The entire township primarily consisted of acres of cultivable land and wetland areas, which has been acquired by the state government and is being developed in a planned manner. Rajarhat New Town is three times the size of the neighbouring Salt Lake City and this one-of-its-kind satellite town has already been designated as a Solar City by the government at the Centre and initiatives have already been taken to declare this city as “Smart Green City”.

The township has of late been enabled with an exclusive 10.5 kms. of Wi-Fi Zone which literally connects the Rajarhat Main Arterial Road all the way to the airport and Sector V, thereby conferring this township with India's first Wi-Fi road connectivity. This exclusive area has already been declared as a green corridor.

Rajarhat Metropolitan Landscape

Rajarhat New Town has three exclusive Areas, Action Area – I consists of Shopping Malls and high end commercial plots; Action Area - II is quintessentially the Central Business District consisting of institutional plots and dedicated IT Parks with the big names like DLF and Unitech making their presence felt, as well as plots for state-of-the-art apartment complexes.

On successful completion of the project, Action Area – II will be home to the Kolkata Museum of Modern Art, an exclusive Maidan (Green Belt) with an Eco-park built around a large waterbody. In Action Area IIC there are many exclusive residential housing projects and the big names of India’s real estate like Akankha, Sunrise Point, Hiland Woods, Starlit, Moonbeam housing etc.have made their presence felt.

Action Area - III will primarily consist of high rise apartments and sub-townships like Sukhobristi and Uniworld City too have been meticulously planned. Exclusive residential complexes like DLF Newtown Heights, Unitech's Uniworld City, Shrachi's Rosedale, Tata's Eden Court and Keppel's Elita Vista promises to make this part of Rajarhat New Town one of the most valued real estate areas of Eastern India. Through the untiring efforts of the state government some of the country’s most prestigious educational institutes like IIT Kharagpur, St Xaviers College and IT biggies like Wipro and Infosys are likely to set up their campuses here. For the art connoisseurs, an elegantly designed Arts institute has already come up in Action Area - III.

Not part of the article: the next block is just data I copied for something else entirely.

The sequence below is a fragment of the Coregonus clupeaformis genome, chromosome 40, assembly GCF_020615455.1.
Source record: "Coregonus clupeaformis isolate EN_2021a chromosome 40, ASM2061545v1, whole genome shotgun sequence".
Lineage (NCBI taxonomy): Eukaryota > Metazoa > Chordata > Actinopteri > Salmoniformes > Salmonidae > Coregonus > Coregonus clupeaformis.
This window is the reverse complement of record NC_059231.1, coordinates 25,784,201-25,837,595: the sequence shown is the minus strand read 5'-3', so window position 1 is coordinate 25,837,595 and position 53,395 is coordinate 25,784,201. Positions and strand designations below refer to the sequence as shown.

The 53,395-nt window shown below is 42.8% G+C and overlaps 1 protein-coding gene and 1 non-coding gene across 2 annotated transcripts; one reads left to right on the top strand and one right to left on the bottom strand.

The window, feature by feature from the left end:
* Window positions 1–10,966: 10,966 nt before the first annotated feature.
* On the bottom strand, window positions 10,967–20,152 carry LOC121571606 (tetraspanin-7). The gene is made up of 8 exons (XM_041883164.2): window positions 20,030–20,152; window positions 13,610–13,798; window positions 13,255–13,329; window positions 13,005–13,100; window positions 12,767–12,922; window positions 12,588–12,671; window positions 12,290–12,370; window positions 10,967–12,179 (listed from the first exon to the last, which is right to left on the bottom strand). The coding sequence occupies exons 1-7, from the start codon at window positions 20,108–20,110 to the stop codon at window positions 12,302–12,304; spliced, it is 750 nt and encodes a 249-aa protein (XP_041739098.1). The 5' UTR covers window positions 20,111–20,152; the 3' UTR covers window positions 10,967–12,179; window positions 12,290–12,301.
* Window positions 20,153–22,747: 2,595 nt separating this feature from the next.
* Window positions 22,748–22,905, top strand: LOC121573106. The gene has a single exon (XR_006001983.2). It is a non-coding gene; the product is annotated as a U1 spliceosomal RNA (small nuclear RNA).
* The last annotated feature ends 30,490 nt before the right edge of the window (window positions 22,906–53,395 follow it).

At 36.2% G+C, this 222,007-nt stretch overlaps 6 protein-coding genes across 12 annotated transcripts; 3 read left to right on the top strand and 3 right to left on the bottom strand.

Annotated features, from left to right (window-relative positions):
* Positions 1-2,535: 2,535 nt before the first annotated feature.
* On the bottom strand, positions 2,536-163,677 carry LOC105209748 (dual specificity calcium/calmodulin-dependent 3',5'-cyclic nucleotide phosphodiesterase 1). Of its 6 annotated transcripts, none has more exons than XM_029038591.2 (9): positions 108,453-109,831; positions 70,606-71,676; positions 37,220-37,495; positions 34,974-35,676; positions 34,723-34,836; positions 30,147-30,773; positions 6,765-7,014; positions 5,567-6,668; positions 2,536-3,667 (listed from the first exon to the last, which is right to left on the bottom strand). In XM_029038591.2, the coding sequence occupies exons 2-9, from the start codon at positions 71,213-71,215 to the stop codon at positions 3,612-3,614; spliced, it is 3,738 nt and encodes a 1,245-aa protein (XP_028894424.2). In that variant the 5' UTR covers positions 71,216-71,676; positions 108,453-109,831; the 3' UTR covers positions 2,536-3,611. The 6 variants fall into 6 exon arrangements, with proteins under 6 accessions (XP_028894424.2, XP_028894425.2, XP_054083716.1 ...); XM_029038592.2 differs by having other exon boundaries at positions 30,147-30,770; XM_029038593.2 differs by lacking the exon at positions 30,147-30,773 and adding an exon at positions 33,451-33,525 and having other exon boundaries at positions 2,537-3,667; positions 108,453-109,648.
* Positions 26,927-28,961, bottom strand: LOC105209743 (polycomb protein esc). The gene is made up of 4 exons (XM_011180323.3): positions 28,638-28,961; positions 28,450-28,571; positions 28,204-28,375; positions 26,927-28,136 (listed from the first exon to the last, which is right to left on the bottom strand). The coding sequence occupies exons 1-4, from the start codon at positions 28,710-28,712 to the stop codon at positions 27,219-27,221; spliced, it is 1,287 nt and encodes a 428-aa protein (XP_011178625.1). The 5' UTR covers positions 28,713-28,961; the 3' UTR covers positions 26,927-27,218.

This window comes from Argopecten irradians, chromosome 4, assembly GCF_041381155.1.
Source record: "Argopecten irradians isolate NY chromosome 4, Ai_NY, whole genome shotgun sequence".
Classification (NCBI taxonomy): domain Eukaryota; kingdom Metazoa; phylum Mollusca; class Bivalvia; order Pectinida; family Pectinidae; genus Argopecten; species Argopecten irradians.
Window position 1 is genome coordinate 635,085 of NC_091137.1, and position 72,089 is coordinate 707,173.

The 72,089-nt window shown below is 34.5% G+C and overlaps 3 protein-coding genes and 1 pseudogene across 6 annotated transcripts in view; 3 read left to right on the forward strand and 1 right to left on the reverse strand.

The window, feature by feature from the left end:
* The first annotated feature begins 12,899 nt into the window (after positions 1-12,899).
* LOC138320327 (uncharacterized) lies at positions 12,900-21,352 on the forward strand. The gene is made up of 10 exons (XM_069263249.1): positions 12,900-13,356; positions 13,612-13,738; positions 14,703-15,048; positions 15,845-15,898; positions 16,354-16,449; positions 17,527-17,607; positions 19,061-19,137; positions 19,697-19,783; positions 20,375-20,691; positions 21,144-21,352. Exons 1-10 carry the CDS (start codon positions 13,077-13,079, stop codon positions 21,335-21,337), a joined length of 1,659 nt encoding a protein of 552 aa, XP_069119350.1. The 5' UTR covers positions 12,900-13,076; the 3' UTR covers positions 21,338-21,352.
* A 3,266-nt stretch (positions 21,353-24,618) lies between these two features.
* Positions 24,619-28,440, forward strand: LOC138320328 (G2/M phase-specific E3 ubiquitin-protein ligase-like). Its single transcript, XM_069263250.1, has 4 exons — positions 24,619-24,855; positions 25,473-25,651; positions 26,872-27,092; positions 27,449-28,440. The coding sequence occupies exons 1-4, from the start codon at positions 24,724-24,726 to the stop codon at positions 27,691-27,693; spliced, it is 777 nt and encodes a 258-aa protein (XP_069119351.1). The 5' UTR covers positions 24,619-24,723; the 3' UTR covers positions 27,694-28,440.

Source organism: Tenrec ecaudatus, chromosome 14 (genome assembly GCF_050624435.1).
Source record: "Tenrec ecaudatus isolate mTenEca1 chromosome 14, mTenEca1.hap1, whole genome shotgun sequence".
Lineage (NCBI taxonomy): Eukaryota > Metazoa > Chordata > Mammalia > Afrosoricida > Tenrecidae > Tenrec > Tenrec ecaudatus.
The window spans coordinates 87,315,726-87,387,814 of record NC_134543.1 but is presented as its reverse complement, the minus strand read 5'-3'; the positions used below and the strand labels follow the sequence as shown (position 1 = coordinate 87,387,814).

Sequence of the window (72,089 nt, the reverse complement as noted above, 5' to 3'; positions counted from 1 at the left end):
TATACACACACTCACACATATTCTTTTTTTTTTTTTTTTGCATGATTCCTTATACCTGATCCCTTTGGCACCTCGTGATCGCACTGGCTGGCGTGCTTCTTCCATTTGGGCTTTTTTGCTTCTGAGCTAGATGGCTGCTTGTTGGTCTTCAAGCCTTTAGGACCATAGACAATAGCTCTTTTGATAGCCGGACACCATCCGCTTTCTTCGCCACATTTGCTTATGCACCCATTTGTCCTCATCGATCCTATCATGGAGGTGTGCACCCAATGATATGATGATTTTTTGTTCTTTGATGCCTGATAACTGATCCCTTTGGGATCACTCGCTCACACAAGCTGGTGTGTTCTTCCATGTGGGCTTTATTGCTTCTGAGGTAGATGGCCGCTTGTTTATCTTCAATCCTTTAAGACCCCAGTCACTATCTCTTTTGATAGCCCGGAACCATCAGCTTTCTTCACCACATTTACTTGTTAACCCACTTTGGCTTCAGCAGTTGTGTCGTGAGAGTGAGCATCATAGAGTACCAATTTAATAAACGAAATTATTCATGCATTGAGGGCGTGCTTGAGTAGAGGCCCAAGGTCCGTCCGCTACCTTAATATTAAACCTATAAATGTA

Rajarhat New Town has already evolved as Kolkata’s second IT Hub with several IT companies like TCS and Wipro having been allotted exclusive space. Real estate companies like DLF, the Unitech group, Shapoorji Pallonji, Tata, the Singapore based Keppel Land, Bengal Peerless, Ambuja Realty etc. are all engaged in developing state-of-the-art commercial and residential projects, some of which have already begun operations.

Once complete, the Rajarhat New Town area is going to be the hub of elite segments of the society, the upper-middle class as well as the middle-classes. The enthusiasm of the Non Resident Indians (NRIs) for acquiring residential and commercial spaces augurs well for the future and this area can look forward to a rather effervescent cosmopolitan mix of populace.

Kolkata – Window to the East

The winds of change is blowing in the air of Bengal. With an economy that is beginning to show signs of revival and a slew of developmental projects, Kolkata is one Indian city that is fast catching up with its counterparts in Delhi, Mumbai and Bangalore in terms of business development.

Whoever said that Kolkata is a dying city with its pot holed roads, closed down industries, trade unionism, poverty and squalor should have a second look at the resurgent Kolkata of 2014 and one great way to know the pulse of this incredible city is by actually paying a visit to this landmark city of India that reveals its captivating charm like a veil slipping out from the face of a beautiful woman.

According to Cushman & Wakefield the real estate scenario of Kolkata in particular is expected to remain stable. A feature of the city’s real estate landscape is its conservative nature, which has sheltered it from crashing downhill abruptly. A whole new township has sprung up – Rajarhat or New Town, with the state government bent on infusing considerable amount of funding in the planned development of this rather state-of-the-art township.

Fabulous Connectivity

Over the years, the Kolkata International airport (NSCBIA) has evolved as the aviation hub of Eastern India with regular flights being operated by renowned international airlines like British Airways, Lufthansa, Royal Brunei, Royal Jordanian, Gulf Air, Singapore Airlines etc…which in a way has made Kolkata very accessible to international tourists. Ideally Kolkata with its varied charms is an ideal base from where to embark on a journey of discovery, particularly to the virgin and unexplored North East.

Vibrant Culture and Pulsating Night Life

Kolkata is renowned for its culture – films, poetry, art and dance all have their devotees here. It is a city with a soul. The stark contrast between the Mumbai and the Kolkata movie industries more or less sums it up. While Mumbai – the Hollywood of India churns out movies of amazing tinsel banality, the smaller number of movie producers in Kolkata make non-commercial gems that stand up to anything produced for sophisticated western movie-goers.

In terms of nightlife, Park Street is the most happening place in Kolkata. It has a pulsating night life where you can rock in the discos or just indulge in the gastronomic delights in the fashionable eateries that serve anything from Japanese to Lebanese and Swedish to Samoan. If you happen to be a film buff, a visit to Nandan is just what the doctor ordered. It has a fine collection of movies ranging from Satyajit Ray to Kurosawa. Theatre or “Jatra” is still alive and kicking in Kolkata despite the onslaught of modernity and many of them present revolutionary themes.

The City of Joy is ready to welcome the world, with Rossogollas of course!